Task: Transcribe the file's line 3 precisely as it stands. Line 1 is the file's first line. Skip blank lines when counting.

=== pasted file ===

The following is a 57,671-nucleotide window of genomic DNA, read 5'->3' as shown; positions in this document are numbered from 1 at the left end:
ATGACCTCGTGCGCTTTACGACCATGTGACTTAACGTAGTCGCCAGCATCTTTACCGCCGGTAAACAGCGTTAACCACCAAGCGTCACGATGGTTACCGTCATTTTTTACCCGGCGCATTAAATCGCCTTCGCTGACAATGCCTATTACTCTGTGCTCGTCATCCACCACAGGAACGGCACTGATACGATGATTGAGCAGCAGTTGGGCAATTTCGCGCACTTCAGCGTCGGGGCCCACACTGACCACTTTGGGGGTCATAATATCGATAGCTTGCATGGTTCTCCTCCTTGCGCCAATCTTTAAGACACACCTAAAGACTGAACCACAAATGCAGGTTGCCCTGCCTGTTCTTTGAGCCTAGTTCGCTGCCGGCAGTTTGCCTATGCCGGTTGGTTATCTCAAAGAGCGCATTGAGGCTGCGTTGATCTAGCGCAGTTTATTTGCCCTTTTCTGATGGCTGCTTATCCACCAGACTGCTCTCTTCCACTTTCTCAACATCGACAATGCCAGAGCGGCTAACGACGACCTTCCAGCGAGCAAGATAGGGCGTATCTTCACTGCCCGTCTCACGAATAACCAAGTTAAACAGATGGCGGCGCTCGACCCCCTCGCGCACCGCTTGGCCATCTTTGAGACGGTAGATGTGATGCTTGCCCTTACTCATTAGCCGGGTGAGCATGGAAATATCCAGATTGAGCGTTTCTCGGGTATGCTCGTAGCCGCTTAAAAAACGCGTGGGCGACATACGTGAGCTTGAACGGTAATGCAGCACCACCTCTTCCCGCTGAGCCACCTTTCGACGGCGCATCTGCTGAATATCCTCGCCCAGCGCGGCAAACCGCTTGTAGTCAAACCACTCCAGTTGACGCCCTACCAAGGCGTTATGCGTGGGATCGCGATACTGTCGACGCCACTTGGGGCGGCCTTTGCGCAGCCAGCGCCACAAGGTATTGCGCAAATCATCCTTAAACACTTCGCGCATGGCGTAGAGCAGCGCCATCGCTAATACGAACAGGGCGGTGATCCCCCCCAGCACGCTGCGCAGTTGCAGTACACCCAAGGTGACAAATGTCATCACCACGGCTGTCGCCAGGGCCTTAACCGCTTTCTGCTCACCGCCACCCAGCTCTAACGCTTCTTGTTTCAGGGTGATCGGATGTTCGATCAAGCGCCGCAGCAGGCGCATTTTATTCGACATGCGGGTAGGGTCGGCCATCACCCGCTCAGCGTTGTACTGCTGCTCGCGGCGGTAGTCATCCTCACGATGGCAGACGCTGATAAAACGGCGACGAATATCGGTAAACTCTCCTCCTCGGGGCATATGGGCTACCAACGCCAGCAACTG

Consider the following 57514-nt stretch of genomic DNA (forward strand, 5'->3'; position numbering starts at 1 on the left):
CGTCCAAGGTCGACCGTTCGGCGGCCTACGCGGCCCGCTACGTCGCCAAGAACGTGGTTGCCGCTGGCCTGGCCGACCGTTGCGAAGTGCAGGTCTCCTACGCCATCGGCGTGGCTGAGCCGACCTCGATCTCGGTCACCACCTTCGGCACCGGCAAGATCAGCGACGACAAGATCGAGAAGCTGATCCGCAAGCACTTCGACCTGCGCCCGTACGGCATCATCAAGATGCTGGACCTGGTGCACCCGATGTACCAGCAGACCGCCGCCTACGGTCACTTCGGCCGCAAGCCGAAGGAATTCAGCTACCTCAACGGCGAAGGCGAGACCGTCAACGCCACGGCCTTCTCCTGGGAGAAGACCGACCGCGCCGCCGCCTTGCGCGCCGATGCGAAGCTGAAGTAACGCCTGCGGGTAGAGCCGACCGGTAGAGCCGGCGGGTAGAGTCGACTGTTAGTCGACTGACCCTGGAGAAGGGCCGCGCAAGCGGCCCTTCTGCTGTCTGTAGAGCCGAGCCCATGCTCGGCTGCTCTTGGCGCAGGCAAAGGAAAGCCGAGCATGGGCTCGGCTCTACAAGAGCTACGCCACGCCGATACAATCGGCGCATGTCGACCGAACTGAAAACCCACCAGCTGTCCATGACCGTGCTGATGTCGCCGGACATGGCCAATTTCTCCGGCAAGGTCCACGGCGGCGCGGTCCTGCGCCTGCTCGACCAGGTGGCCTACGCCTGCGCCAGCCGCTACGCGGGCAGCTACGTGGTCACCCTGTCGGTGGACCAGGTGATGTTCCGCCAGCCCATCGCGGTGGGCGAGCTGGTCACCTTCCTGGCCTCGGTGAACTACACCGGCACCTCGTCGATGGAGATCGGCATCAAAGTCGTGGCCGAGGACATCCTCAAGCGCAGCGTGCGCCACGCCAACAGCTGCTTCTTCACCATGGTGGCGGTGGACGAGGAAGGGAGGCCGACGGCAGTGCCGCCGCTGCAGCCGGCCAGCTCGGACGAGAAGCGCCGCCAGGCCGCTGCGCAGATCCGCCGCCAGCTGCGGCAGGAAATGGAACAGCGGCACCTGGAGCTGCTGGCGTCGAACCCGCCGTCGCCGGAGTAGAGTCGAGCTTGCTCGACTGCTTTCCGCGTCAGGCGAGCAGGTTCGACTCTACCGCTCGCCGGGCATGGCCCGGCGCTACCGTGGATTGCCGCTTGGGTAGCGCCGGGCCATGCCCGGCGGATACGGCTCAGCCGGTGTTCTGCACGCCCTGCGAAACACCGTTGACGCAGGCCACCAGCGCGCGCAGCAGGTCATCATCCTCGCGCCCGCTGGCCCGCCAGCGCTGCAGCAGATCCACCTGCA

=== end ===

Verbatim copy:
Consider the following 57514-nt stretch of genomic DNA (forward strand, 5'->3'; position numbering starts at 1 on the left):